Ann Althouse said...

Oh, Pat beat me to it. I was on the phone in the middle of writing my comment just then.

Jim H said...

Jacob: Maybe it was hyperbole that you were responding to--the claim that no Democrat can be trusted with the war on terror. But the most trustworthy Democrat on the subject is Joe Liebermann. That isn't working out so well for him at the moment.

Jim H said...

make that "Lieberman"

Kev said...

Uh oh--another Kev posting on Althouse. This could get confusing...

Jacques Cuze said...

I'll come in again....

After seeing how Denny Hastert dealt with Tom Delay, I can well understand why Republicans like Ann Althouse would be stunned and amazed at Nancy Pelosi's reaction.

Ann, you really should read better blogs. Try TPM, TPMMuckraker, Atrios, Digby and Tristero and GlennGreenwald.

And for funny and informative, your friend TBogg


And turn off that TV.

Ann Althouse said...

I know MyLittlePony boy wants so badly to get my attention. He keeps stomping his little hooves and flaring his nostrils. But he will have to trot back into his quaggmire. The popular girl is still not interested.

As for Powerline... it never even crosses my mind to go there.

tiggeril said...

Drill SGT- is that all? Sheeit, I'm getting the hair dryer out. I just have to finish off the rest of the ice cream too, and I'm all set.

So... who's got $90k?

Ruth Anne Adams said...

When we were preparing wills for soldiers deploying in the first Gulf War, we told them to put their will in the freezer if they didn't have a fire-safe. [NEVER in a safety deposit box because you can't get to it without red tape]. Think about what would be the last thing to burn in a house fire. It made sense.

I love the filthy lucre becoming cold, hard cash. The visual is perfect.

Icepick said...

Ann, I think you should delete all of Pony Boy's comments until he allows comments on his blog. After all, what's good for the goose is, uh, sauce for the, uh, Pony Boy. Um, wait a minute. That's not right.

...

Anyway, delete 'em all, sez I, until Pony Boy proves he's not a gelding and allows comments on his blog. Yeah, that's the ticket.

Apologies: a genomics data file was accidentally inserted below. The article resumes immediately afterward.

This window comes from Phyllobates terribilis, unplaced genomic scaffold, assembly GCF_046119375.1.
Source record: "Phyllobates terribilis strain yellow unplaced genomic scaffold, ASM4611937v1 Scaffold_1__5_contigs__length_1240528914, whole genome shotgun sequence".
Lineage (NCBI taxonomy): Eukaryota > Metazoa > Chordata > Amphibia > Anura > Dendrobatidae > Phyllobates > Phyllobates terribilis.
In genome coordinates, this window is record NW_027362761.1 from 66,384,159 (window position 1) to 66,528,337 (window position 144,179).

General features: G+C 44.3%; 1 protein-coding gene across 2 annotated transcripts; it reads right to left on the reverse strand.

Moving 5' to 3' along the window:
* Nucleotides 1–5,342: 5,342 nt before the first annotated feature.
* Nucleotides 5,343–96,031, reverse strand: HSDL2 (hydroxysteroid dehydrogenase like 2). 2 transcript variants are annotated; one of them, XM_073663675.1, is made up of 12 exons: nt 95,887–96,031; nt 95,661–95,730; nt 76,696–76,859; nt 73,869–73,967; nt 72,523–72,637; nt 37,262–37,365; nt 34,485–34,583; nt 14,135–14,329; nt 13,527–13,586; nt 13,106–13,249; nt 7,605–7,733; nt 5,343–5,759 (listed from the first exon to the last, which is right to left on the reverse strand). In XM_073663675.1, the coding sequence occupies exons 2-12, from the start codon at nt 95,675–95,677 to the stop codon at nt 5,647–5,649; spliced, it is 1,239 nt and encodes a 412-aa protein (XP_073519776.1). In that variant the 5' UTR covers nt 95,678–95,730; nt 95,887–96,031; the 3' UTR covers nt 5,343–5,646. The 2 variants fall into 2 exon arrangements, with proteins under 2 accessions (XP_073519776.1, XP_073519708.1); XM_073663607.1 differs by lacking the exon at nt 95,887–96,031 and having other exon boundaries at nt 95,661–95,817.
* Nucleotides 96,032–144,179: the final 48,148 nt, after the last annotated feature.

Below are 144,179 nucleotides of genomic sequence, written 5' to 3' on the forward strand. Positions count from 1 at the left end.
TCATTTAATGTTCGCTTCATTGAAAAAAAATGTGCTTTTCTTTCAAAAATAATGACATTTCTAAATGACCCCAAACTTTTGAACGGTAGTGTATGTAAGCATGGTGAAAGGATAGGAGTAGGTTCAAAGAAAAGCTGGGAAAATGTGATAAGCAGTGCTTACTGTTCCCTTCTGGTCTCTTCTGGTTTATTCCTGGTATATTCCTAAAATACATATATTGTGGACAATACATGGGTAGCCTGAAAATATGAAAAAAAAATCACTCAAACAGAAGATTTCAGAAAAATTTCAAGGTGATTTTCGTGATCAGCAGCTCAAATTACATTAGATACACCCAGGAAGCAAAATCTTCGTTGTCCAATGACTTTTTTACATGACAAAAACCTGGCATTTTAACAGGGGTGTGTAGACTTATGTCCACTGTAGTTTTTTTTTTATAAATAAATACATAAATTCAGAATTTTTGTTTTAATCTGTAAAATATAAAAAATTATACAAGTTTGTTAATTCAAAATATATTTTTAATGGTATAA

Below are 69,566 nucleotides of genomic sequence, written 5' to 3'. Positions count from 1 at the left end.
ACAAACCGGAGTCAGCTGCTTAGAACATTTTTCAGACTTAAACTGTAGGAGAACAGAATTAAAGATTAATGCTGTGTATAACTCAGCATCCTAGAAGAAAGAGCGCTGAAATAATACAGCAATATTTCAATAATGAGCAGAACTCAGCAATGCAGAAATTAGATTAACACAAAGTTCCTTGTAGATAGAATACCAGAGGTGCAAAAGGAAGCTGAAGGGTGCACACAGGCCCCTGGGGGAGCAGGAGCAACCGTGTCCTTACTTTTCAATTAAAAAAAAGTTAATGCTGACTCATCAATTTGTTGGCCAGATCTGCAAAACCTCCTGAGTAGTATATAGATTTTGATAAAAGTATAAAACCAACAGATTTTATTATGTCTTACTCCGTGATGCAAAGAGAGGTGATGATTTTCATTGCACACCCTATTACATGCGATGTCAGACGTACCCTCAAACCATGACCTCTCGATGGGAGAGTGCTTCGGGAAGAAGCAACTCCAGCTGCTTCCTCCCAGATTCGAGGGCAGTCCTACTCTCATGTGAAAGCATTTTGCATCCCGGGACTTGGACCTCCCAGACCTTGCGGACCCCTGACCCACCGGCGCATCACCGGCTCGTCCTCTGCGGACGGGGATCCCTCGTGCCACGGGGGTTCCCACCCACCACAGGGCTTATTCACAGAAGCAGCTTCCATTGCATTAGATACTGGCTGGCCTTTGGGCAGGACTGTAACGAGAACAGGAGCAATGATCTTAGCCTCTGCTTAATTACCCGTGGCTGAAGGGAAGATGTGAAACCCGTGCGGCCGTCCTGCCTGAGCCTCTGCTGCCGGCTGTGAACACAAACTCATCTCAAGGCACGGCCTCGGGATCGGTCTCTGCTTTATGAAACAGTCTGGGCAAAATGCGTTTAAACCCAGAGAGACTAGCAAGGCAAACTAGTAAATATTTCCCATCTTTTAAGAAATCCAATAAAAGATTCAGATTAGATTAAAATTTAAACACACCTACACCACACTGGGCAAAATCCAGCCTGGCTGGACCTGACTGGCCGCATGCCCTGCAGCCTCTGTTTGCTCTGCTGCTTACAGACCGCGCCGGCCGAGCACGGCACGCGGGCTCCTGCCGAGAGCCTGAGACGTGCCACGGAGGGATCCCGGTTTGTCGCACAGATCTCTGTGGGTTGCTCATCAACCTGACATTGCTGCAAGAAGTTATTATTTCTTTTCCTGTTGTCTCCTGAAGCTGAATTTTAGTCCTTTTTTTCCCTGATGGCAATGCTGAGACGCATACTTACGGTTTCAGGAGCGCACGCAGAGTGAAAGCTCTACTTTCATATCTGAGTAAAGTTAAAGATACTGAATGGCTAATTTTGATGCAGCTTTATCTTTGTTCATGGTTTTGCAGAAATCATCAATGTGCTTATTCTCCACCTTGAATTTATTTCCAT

Ann Althouse said...

Icepick: "PonyBoy" doesn't refer to Jacques. Reexamine the clues.

the pooka said...

I'm not willing to stipulate that $90k is "chump change," "dinky by Washington standards," etc. Most members of the House aren't so rich that an effort-free, tax-free, 90-large in cash wouldn't hold some attraction to them. I think there's a tendency to mix up the amounts legislators "spend" (as in, "the Senate today passed a $122 billion spending bill") and what they actually earn.

That said, Ann's right: This is not the sort of thing the Dems need right now. If I were Pelosi and Co., I'd come down very hard on this guy, to show that (a) this is no longer the party that let (e.g.) Rostenkowski slide for so long, and (b) to make distance from the Cunninghams, Delays, etc.

Word verification: "hiwheleo."

Def.: What Karl Rove did on his tricycle after hearing about Jefferson's freezer.

Icepick said...

Ann, you mean Number 6? I thought Q used that name for a while back in the day ("Number 6" specifically), along with Beta, Quxxo, and his current nom de blog. But I guess Mr. Drake sounds a little more like a certain not-quite-as-ex-as-he-first-claimed-to-be blogger.

Pogo said...

Bribe money in a freezer.
Dismissal from a powerful committee.
A penalty only applied to a black congressman.